17 December 2003
While Washington and London were still congratulating themselves on the capture of Saddam Hussein, US troops have shot dead at least 18 Iraqis in the streets of three major cities in the country.
Dramatic videotape from the city of Ramadi 75 miles west of Baghdad showed unarmed supporters of Saddam Hussein being gunned down in semi-darkness as they fled from Americans troops. Eleven of the 18 dead were killed by the Americans in Samarra to the north of Baghdad.
All the killings came during demonstrations by Sunni Muslims against the American seizure of Saddam, protests that started near Samarra on Monday evening. The first demonstrators blocked roads north of Baghdad when armed men appeared alongside civilians who believed - initially - that US forces had arrested one of Saddam's doubles rather than the ex-dictator of Iraq. But their jubilation turned to fury when the Americans opened fire in Samarra a few hours later.
As usual, the American military claimed that all 18 dead were "insurgents" and that US forces had come under fire in all three cities. But this is what they claimed in Samarra just over two weeks ago when they boasted they had shot 54 "terrorists". Journalists investigating the killings concluded then that while US forces in the city had been ambushed while taking currency notes to two banks in the city, the only victims of American gunfire that could be confirmed were nine civilians, one of them a child, another an Iranian pilgrim.
US forces said yesterday that they were ambushed in Samarra again on Monday, this time by guerrillas who released pigeons to signal to comrades that a US patrol was in range. Two gunmen who opened fire on troops with rocket-propelled grenades, the Americans claimed, took cover among children leaving a school. The soldiers, the US authorities said, "suppressed enemy fire and hit no civilian", an odd statement since no one had suggested civilians were wounded. An American company commander in Samarra later said 11 "insurgents" had been killed although he provided no proof. During the last gun battle in the city, not a single guerrilla's body was found.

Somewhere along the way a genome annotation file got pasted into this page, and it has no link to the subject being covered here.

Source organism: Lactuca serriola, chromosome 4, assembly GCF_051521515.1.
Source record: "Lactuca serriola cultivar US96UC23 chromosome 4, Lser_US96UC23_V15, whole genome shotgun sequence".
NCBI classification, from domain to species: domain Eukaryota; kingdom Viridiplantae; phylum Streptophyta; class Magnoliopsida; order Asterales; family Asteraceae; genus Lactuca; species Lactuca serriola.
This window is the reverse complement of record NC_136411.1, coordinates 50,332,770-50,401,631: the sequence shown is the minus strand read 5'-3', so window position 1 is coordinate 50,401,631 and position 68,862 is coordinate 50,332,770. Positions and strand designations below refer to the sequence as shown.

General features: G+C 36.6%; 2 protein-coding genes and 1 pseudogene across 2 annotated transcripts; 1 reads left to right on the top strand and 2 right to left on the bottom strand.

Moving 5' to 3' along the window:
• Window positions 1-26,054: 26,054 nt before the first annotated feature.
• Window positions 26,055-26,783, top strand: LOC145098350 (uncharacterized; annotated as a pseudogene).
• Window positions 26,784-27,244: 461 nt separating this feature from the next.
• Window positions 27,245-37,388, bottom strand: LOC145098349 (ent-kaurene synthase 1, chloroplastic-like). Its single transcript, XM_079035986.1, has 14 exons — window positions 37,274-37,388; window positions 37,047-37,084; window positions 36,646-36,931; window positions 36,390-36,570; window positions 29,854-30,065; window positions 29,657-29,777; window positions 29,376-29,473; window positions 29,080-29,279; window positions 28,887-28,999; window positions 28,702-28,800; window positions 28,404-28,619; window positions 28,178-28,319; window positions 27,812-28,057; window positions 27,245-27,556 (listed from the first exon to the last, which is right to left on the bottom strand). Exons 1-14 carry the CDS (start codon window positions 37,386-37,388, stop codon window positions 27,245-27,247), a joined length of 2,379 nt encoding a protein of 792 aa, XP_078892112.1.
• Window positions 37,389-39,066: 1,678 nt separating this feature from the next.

In Fallujah, the scene of the other mass killing, of five Iraqi men, pro-Saddam demonstrators stormed into the pro-American mayor's office and forced the American-paid policemen inside to flee for their lives. Two Abrams tanks, Bradley troop carriers and hundreds of American troops moved towards the building which is supposed to be controlled by soldiers of the 82nd Airborne. Airborne troops maintain rooftop positions only 200 metres from the mayor's building but there was no indication last night if they participated in the killings.
The Americans were yesterday trying to smother news of the deaths with further statements about the capture of Saddam. After journalists were taken in circumstances of great secrecy to Baghdad airport for "a story you won't be sorry to cover", General Richard Myers, chairman of the US Joint Chiefs of Staff, admitted it would take "some time" before there were any military effects of Saddam's arrest. "When you take this leader, who is (sic) at one time a very popular leader in this region, and you find him in a hole in the ground, that's a pretty powerful statement that you're on the wrong team."
This kind of statement, however, could not obscure the continuing decline in security. In Mosul, for example, a policeman working for the American-organised local Iraqi security forces was killed and another wounded during a pro-Saddam demonstration. Further south, near Saddam's home town of Tikrit, a roadside bomb wounded three American soldiers, two of them seriously. Occupation security documents - which were not publicly released - show there have been 30 attacks on US forces around Baghdad alone in the past 24 hours.
A disturbing new phenomenon in this environment of growing military violence has been the appearance of hooded and masked gunmen - working for the Americans - on road checkpoints north of Baghdad. Five of them now check cars on the Tigris river bridge outside Samarra, apparently fearing their identities will be discovered if their faces are not concealed. They wear militia uniforms and, although they say they are part of the new American-backed "Iraqi Civil Defence Corps", they have neither badges of rank nor unit markings. The same hooded men are now appearing on the streets of Baghdad.